Any creative entrepreneur will tell you that experimentation comes with the territory. You constantly have to make the choice between money and time. Do you pay someone to do it for you or spend the time to figure it out on your own? When you’re just starting out, the answer is usually to figure it out on your own.
So we begin our entrepreneurial journey writing our own contracts, doing our own bookkeeping, and generally making up the rules as we go along. And yet, most creative entrepreneurs tell me that as much as they’d love to make changes to their website, they don’t know what they’re doing, and they’re too scared of messing it up to try.
I’m going to let you in on a little secret: Even the most experienced developers don’t always know what they’re doing or if they’re doing it right. Code is constantly changing, and the possibilities are endless. Sure, there are standards, but for anything you build online, there are probably multiple correct solutions. Often, what separates one solution from another is personal preference.
So if you really want full control over your website? You have to practice. You have to learn through trial and error, like you would anything else in your business.If you really want full control over your website? You have to practice.Click To Tweet
I get it, it’s still scary to mess with the one point of contact between you and your customers, that online storefront that’s paying your bills. Here are a few ways you can practice coding and still sleep at night knowing your website is safe and sound.
Play with Google Chrome developer tools
Did you know that with the Google Chrome web browser, you can change the code of any website, without affecting the live version? Right click on any element of your website, then click on “Inspect Element.” This opens the website code in a special footer, with the HTML on the left and CSS on the right. By default, the element you clicked on will be highlighted, and you’ll see the CSS rules that apply on the right. Click around the HTML, and you can see the CSS rules that apply to each area. Then, you can actually click on any CSS rule to edit, or even add new rules. You can also uncheck any line to disable it.
This is a great way to play around with CSS because you can actually see what happens when you make changes. Disable rules to see what each of them do. Change values to understand the different options available. And write your own code when you’re comfortable! The best part? If you don’t like it, simply refresh the page, no harm done.Did you know that with Google Chrome web browser, you can change the code of any website?Click To Tweet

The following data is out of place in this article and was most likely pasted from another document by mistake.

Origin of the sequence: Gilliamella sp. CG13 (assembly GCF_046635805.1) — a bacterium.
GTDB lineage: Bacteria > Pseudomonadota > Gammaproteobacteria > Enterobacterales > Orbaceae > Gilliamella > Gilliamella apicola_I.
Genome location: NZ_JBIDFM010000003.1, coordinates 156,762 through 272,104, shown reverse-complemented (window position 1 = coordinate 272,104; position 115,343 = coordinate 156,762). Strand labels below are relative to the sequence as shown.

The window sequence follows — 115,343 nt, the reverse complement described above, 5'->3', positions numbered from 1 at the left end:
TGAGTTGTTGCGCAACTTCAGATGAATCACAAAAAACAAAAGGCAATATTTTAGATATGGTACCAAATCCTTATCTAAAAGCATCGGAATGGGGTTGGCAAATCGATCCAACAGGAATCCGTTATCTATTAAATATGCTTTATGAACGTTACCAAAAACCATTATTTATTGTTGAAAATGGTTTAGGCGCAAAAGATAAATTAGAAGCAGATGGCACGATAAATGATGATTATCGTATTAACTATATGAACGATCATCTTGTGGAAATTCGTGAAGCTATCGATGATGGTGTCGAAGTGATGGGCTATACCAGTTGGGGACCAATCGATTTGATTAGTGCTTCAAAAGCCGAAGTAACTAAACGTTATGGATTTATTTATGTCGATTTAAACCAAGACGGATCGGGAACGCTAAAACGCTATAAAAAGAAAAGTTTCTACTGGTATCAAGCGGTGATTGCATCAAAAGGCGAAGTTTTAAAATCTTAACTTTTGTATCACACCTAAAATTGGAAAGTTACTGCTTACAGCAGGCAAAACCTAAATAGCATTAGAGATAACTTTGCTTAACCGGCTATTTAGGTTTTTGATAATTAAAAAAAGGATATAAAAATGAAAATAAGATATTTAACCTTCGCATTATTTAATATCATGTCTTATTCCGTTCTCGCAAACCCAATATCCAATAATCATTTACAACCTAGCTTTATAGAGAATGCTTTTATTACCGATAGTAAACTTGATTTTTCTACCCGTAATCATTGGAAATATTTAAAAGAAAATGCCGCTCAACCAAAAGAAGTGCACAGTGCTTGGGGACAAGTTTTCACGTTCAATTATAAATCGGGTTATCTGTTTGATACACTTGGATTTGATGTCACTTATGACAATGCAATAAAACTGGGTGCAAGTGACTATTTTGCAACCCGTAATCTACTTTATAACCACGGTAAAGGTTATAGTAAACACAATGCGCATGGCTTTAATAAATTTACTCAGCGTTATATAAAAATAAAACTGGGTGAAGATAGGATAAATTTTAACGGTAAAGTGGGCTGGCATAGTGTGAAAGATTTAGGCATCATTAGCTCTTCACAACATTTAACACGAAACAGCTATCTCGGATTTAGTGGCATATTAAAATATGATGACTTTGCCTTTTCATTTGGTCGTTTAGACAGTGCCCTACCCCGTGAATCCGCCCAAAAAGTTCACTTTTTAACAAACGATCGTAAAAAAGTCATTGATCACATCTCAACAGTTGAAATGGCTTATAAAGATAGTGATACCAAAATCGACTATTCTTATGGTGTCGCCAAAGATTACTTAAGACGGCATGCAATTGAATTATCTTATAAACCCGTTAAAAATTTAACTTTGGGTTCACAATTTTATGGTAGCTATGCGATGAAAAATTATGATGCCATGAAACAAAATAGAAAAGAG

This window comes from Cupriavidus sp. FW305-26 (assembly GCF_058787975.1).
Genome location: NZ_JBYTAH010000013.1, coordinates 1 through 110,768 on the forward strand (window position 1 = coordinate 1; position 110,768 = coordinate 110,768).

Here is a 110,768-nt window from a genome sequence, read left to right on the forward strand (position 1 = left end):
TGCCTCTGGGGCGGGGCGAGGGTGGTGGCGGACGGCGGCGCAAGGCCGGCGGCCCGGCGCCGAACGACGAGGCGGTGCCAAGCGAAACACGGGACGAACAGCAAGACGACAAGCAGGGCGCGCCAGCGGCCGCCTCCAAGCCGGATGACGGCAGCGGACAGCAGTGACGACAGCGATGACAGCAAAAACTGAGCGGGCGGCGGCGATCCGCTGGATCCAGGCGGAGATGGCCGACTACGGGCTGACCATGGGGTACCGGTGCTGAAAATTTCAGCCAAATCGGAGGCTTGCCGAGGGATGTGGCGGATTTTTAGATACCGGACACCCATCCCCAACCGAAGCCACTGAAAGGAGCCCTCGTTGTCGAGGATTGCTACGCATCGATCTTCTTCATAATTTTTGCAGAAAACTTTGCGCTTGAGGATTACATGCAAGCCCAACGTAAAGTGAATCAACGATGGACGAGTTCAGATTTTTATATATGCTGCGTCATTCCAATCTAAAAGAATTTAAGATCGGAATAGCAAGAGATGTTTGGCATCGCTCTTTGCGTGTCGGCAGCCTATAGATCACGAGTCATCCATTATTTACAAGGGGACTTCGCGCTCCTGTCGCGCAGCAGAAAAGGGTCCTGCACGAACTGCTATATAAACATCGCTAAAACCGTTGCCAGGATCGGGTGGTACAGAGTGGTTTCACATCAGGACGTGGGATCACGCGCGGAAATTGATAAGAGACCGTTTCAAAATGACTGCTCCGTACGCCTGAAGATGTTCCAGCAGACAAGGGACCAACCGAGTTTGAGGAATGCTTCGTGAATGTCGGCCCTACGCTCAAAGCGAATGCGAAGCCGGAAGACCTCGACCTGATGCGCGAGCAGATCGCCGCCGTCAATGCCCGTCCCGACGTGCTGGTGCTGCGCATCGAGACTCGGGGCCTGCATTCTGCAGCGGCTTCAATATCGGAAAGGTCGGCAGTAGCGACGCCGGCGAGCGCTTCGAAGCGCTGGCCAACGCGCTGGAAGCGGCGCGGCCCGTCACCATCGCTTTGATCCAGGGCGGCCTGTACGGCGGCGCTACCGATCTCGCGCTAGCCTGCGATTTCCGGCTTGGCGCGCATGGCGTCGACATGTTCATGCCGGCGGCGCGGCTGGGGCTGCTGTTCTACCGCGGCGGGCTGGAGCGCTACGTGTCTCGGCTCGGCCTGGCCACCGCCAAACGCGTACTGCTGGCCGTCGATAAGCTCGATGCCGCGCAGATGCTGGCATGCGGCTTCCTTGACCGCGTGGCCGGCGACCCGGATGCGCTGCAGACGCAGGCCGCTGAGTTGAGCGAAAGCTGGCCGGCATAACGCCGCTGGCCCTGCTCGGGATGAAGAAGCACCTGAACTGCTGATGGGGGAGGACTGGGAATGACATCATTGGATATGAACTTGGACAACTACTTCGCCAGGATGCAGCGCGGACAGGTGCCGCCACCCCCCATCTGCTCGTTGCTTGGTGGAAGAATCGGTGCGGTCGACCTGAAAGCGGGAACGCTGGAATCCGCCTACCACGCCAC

Take lessons on Codecademy
Codecademy is an online, interactive platform where you can learn to code for free. While the lessons won’t necessarily apply directly to your website, they’ll give you the background knowledge you need to tackle the changes you want to make with confidence.
All of the coding happens directly on their website, so you don’t have to worry about downloading programs, creating site backups, or messing anything up. You only need to login and pick up where you left off!
Create a staging version of your website
Ideally, you’re already running website backups regularly (I recommend BackWPUp or BackupBuddy). Most web hosts allow you to run multiple WordPress installations, so you can install a new WordPress site on staging.yourdomainname.com, then restore a recent backup. This will give you an exact copy of your site that you can mess around with. Just restore from backup again if you mess something up! You’ll also want to install Hide My Site for password protection so that search engines don’t see your duplicate site, and readers don’t come across the wrong version.
Alternatively, my preferred web host Flywheel (affiliate link) offers 1-click staging sites. All you have to do is turn on staging, and Flywheel automatically creates a copy of your site in a password-protected area. If you like the changes you make, you can even push them to your live site, and Flywheel will copy everything over for you. And if you don’t, simply turn off staging, and it’s as if it never happened.
Create a site for a passion project
I actually started this site in September 2010 as my own digital playground for coding for WordPress. I spent the first two years redesigning and recoding my site every few months. Eventually, people started asking me for help with their sites, and that’s how my business was born. Yes, I knew how to code before starting my blog — but I knew absolutely nothing about WordPress, and today that’s my specialty. It all started here.
The great thing about creating a website for a passion project is that it gives you a real-world example to work with, but it’s low-pressure, which makes it easier to experiment and be OK with messing things up.